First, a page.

The music industry pioneer who is credited with coming up with the term “hip-hop” died Thursday afternoon at his home in Las Vegas. NPR reports that Lovebug Starski died after suffering a heart attack. He was 57.
“In a genre built on catchphrases, Lovebug Starski is often credited with creating the most enduring of them all. The rapping DJ from the Bronx helped coin the phrase ‘hip-hop’ when the culture was still in its infancy, during the late ’70s,” NPR reports. “Along with early DJ partner DJ Hollywood, Kevin ‘Lovebug Starski’ Smith pioneered party-rocking and rapping, while simultaneously DJing, at such Bronx hot spots as Disco Fever, long before hip-hop would become a household word.”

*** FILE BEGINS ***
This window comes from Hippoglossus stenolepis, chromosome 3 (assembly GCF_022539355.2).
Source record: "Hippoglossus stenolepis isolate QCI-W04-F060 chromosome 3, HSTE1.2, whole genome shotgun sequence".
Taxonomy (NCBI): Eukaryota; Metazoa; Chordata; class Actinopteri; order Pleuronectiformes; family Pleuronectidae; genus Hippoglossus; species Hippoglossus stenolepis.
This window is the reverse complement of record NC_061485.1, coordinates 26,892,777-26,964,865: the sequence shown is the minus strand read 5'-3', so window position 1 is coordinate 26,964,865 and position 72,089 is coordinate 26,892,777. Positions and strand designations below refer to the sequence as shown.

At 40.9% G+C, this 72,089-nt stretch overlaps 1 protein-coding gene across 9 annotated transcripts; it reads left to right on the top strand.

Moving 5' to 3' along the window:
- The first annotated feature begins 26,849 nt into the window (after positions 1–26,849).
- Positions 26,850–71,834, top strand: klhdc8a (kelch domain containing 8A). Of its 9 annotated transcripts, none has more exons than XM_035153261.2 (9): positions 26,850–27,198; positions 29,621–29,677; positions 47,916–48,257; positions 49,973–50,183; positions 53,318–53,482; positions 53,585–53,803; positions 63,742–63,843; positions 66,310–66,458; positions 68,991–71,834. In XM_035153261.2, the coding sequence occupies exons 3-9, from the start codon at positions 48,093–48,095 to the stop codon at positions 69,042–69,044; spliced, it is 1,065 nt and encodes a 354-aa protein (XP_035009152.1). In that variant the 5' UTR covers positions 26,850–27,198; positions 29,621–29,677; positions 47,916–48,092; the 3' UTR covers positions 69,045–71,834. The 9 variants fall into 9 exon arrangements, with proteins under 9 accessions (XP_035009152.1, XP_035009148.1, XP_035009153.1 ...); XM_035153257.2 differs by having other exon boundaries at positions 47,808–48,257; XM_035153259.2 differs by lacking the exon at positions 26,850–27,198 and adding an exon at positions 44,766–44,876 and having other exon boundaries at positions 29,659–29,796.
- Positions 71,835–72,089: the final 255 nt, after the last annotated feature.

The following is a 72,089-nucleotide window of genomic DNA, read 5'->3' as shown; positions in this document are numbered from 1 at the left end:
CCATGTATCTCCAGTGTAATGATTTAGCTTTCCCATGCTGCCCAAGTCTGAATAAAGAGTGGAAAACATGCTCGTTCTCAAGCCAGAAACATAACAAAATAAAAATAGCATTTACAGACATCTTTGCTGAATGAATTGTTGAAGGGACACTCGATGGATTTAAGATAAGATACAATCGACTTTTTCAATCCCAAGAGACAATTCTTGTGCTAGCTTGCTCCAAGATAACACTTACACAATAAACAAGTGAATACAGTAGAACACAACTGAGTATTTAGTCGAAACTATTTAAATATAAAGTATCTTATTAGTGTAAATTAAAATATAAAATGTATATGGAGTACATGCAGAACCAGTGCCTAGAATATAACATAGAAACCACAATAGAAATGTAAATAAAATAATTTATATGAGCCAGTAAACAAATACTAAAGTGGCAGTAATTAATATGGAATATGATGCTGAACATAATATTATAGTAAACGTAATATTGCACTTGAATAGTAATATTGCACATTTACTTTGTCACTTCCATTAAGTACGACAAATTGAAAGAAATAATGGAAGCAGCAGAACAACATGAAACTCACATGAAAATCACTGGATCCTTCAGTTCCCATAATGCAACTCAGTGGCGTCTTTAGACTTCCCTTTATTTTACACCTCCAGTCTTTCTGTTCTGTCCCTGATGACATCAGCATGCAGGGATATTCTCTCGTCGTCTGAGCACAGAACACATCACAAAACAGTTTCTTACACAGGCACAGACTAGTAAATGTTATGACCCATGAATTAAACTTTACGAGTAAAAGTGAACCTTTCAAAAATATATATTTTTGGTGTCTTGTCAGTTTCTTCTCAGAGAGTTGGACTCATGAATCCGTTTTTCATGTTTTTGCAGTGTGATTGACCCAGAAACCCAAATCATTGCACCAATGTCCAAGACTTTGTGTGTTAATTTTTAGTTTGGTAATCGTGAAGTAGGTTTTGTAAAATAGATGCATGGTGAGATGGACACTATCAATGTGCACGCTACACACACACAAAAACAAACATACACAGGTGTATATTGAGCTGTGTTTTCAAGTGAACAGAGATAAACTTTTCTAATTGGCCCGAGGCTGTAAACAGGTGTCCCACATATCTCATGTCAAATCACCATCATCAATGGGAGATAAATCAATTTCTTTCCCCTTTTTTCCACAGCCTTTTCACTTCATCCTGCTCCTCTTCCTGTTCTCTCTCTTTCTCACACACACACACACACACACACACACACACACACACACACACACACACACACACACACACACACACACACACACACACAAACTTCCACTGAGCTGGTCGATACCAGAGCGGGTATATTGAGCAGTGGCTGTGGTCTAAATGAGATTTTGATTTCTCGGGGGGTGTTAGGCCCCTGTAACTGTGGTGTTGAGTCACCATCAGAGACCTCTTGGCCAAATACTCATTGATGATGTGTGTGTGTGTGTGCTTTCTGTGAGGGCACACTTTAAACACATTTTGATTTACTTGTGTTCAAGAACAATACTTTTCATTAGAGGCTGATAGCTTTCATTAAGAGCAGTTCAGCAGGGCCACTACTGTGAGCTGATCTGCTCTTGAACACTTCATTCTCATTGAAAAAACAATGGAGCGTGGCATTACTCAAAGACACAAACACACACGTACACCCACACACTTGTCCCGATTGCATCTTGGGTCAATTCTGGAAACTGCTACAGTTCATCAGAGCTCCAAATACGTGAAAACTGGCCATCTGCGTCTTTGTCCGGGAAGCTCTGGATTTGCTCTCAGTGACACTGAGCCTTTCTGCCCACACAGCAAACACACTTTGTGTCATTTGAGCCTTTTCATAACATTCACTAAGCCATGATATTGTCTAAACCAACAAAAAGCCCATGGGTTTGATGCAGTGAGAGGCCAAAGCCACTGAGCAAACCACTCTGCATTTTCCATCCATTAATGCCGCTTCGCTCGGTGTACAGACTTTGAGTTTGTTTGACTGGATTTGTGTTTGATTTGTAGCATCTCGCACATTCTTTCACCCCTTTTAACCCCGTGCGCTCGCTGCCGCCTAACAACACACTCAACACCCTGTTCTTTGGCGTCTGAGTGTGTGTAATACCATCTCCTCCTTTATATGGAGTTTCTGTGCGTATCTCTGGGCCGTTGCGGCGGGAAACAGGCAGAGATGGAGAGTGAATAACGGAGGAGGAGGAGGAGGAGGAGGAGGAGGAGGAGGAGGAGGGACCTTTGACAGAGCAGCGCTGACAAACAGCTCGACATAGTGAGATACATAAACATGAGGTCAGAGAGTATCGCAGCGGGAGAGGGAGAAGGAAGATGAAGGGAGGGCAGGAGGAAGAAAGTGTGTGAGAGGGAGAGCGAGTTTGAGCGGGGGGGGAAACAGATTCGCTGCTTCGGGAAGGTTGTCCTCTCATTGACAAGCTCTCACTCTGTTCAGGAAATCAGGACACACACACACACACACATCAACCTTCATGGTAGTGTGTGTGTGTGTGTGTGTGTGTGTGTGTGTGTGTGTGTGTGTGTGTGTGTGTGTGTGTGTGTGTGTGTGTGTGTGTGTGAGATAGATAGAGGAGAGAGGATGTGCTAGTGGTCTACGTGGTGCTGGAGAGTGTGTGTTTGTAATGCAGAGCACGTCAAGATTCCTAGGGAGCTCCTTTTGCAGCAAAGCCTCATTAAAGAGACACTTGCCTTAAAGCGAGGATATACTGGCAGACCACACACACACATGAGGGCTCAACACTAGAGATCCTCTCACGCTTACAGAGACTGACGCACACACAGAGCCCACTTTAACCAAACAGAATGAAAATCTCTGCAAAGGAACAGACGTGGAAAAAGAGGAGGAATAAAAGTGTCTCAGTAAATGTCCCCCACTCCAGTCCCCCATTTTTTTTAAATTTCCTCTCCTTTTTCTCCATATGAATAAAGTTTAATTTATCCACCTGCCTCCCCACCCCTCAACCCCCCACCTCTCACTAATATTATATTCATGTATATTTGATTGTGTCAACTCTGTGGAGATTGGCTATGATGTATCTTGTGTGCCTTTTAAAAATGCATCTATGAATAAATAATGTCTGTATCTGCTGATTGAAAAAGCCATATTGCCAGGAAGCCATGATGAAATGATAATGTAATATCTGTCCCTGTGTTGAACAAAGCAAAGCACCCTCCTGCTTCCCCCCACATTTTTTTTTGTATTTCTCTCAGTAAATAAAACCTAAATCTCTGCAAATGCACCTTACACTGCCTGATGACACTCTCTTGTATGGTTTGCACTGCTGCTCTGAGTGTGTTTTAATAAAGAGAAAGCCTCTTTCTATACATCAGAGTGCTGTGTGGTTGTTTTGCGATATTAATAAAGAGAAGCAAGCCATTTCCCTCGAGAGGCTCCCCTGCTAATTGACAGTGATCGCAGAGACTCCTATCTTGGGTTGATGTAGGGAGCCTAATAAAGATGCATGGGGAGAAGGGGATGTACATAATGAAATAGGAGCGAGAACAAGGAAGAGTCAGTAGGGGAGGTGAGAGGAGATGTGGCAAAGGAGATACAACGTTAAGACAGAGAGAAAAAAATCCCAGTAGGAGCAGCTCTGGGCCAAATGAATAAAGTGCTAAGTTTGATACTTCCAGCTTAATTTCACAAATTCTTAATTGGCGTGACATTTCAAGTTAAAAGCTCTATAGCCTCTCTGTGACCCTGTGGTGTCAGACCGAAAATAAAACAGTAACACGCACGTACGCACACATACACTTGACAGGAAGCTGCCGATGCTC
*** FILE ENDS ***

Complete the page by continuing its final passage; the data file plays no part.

Starski recounted the story of the term’s origin for music journalist Peter Scholtes in 2006.
NPR reports: “During a party night fueled by malt liquor and marijuana, a send-off for a friend heading off to the military, Starski began teasing him, chanting in drill sergeant fashion while marching: ‘hip, hop, hip, hop, hip, hop.’ He and Keith Cowboy of Grandmaster Flash and the Furious Five began a call-and-response: ‘I’d say the “hip,” he’d say the “hop.” And then he stopped doing it, and I kept doing it.'”
The report adds: “The phrase ‘hip-hop’ would later be popularized by the first hit record of the genre, 1979’s ‘Rapper’s Delight’ by The Sugarhill Gang.”